stairwell echoes

The next three poems are written about specific places.

The stairwell reminded me of an episode of Ghost Hunters. At theCuban Club in Ybor City, Florida, there is – reportedly -- a spirit in a white dress and red heels who walks up and down the staircase. (Formalists, this is another triolet, to capture the repetitive nature of the ghostly steps.)

Ghost in High Heels
By Laura Shovan

A white dress and red shoes.
She came to the club to dance.
A partner, a little booze,
a white dress and red shoes.
Drifting up the stairs, the blues
put her in a melancholy trance.
A white dress and red shoes.
She came to the club to dance.

Mike Ratcliffe looked into the museum where the stairwell sounds were recorded.

Stairwell in the Kunsthistoriches Museum, Vienna, Austria
By Mike Ratcliffe

Emperor Franz Joseph I commissioned the design and construction of the Kunsthistorisches Museum (Art History Museum) in Vienna to house the imperial family’s vast collection of art and to make it accessible to the public. The museum opened in 1891. Less than 30 years later, the Austro-Hungarian Empire ceased to exist.
Listen. Can you hear their voices
from the past as they slowly ascend
these stairs, hands gracing the balustrade,
gazing in awe at the grandeur,
marble on marble, gold leaf and inlays,
a building as immense and eternal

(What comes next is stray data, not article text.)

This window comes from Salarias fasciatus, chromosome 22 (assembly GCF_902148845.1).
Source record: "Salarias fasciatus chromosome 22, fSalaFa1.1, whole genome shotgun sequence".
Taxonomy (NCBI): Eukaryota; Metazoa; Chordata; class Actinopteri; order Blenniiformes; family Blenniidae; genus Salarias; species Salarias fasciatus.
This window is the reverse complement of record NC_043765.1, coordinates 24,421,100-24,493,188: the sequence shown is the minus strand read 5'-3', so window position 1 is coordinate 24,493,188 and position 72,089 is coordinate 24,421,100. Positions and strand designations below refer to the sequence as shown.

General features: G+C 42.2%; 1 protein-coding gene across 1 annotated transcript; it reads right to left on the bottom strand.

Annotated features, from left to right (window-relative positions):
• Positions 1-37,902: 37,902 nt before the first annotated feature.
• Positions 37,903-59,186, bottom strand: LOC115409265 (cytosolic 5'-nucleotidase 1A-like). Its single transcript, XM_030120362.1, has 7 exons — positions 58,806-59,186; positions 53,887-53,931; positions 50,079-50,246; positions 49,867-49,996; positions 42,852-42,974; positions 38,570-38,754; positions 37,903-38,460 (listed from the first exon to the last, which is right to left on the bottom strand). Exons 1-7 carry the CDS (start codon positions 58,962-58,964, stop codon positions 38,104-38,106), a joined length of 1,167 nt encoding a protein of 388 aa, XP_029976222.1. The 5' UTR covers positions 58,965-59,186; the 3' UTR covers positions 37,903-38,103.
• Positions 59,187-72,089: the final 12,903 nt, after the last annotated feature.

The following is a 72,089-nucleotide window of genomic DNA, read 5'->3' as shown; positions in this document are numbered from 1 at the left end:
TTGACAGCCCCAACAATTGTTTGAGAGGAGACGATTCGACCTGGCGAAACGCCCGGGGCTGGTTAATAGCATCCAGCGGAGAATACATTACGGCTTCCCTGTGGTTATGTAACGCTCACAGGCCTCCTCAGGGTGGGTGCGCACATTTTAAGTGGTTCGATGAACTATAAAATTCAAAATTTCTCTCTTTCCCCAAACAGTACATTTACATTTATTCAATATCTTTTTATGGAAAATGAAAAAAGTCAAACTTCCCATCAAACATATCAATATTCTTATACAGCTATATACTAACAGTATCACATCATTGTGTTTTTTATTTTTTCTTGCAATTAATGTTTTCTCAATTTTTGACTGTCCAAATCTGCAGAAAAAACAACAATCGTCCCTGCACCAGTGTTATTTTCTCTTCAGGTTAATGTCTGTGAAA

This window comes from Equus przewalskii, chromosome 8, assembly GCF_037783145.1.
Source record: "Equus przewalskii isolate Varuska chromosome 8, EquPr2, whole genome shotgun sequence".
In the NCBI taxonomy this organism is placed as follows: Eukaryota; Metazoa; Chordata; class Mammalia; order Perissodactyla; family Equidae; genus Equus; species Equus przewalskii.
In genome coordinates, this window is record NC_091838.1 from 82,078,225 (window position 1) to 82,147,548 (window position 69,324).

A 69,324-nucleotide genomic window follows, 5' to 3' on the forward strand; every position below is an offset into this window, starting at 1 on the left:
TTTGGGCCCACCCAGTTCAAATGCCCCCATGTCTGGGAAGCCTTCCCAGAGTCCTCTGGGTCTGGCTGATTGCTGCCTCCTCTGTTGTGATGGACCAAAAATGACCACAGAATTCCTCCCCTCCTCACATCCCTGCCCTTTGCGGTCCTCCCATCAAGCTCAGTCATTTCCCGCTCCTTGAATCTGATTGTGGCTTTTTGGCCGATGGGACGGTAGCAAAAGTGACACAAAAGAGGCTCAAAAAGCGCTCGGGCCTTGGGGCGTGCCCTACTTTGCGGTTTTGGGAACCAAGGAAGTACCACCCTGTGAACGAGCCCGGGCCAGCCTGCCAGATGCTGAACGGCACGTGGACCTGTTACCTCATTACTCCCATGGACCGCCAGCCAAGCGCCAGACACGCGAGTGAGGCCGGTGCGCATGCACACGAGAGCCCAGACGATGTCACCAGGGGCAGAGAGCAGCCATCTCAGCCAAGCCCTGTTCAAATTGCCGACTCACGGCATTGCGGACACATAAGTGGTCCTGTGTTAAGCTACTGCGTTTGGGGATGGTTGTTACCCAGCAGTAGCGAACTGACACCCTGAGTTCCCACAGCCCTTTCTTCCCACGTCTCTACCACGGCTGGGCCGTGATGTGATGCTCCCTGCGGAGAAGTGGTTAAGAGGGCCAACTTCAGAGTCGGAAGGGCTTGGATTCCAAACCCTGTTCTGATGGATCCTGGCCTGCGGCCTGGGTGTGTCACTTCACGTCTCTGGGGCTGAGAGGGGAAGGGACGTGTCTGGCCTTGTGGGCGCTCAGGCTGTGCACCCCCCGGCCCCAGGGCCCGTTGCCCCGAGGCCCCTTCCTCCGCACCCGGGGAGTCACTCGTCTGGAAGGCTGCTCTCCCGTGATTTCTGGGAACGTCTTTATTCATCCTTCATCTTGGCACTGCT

as the Empire itself, a fitting frame
for the Emperor’s art, offered now to the people.

Look. These stairs that have borne millions,
the collection of peoples
on which the empire once hung—
these stairs, this building,
relics of an era that was in descent
even as they were new.

Patricia VanAmburg also takes us to Kunsthistorisches, where the stairwell becomes a metaphor for the human condition.

Kunsthistorisches Staircase
By Patricia VanAmburg

Stumble and mumble
down your marble face

Last up today is Margaret Simon of Reflections on the Teche . The echoing sounds of the stairwell inspired Margaret to rhyme today.

The Rhythms of a Crowded Cafe'
By Margaret Simon

Clanking of silver taps a beat.
Bird from its cage adds a tweet.

Violin musician strums his tune
While patrons toast the rising moon.

Here are all of the sound prompts for the third week of February. I will post our final seven sound prompts on Saturday, 2/21.

Sunday, February 15

Video of Santa Fe's Cathedral Basilica of St. Francis of Assisi by my Albuquerque friend, Jennifer Lewis.

Monday, February 16
Quaking aspen. Read more about this sound here.

Laughing child

The sounds of space
Museum stairwell

Friday, February 20
Follow the link to choose your reptile.